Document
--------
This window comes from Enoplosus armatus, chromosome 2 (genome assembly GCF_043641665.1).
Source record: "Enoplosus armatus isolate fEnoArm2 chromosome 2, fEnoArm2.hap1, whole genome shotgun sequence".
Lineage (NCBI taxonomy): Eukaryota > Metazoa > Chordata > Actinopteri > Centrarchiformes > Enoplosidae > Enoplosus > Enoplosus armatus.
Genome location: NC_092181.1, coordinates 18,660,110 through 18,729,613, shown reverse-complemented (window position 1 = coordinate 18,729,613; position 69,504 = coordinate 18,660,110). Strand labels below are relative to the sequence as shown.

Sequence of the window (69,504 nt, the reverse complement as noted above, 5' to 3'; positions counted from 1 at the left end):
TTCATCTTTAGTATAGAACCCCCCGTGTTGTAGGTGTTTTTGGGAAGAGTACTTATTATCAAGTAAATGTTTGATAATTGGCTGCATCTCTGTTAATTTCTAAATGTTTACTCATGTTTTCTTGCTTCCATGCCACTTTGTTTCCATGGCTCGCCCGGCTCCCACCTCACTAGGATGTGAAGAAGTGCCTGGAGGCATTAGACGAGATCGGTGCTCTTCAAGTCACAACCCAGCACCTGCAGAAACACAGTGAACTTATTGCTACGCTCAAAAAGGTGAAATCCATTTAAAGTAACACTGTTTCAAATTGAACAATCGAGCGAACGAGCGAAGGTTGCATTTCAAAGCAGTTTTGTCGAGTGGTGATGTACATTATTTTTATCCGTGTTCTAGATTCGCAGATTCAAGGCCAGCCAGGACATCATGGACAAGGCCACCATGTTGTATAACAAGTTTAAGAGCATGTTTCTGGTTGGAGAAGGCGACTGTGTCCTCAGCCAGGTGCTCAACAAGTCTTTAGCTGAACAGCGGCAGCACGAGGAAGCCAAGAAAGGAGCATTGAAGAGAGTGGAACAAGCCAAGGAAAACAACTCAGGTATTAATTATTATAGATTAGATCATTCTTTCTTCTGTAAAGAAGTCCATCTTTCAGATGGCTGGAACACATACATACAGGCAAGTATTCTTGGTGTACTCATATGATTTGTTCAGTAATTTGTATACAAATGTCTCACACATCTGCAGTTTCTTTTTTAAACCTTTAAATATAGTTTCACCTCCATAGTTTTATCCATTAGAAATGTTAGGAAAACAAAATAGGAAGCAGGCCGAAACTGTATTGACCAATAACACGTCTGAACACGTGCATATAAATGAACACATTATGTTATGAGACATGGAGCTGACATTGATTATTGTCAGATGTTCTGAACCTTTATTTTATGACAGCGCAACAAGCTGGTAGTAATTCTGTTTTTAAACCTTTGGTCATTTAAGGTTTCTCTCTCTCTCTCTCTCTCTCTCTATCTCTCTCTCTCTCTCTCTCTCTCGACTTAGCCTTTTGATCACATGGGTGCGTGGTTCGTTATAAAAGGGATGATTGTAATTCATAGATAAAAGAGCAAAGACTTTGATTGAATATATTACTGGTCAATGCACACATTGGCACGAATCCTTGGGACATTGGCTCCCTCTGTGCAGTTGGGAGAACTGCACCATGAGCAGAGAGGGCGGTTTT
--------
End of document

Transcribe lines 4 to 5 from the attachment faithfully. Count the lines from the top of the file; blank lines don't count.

Genome location: NC_092181.1, coordinates 18,660,110 through 18,729,613, shown reverse-complemented (window position 1 = coordinate 18,729,613; position 69,504 = coordinate 18,660,110). Strand labels below are relative to the sequence as shown.

Sequence of the window (69,504 nt, the reverse complement as noted above, 5' to 3'; positions counted from 1 at the left end):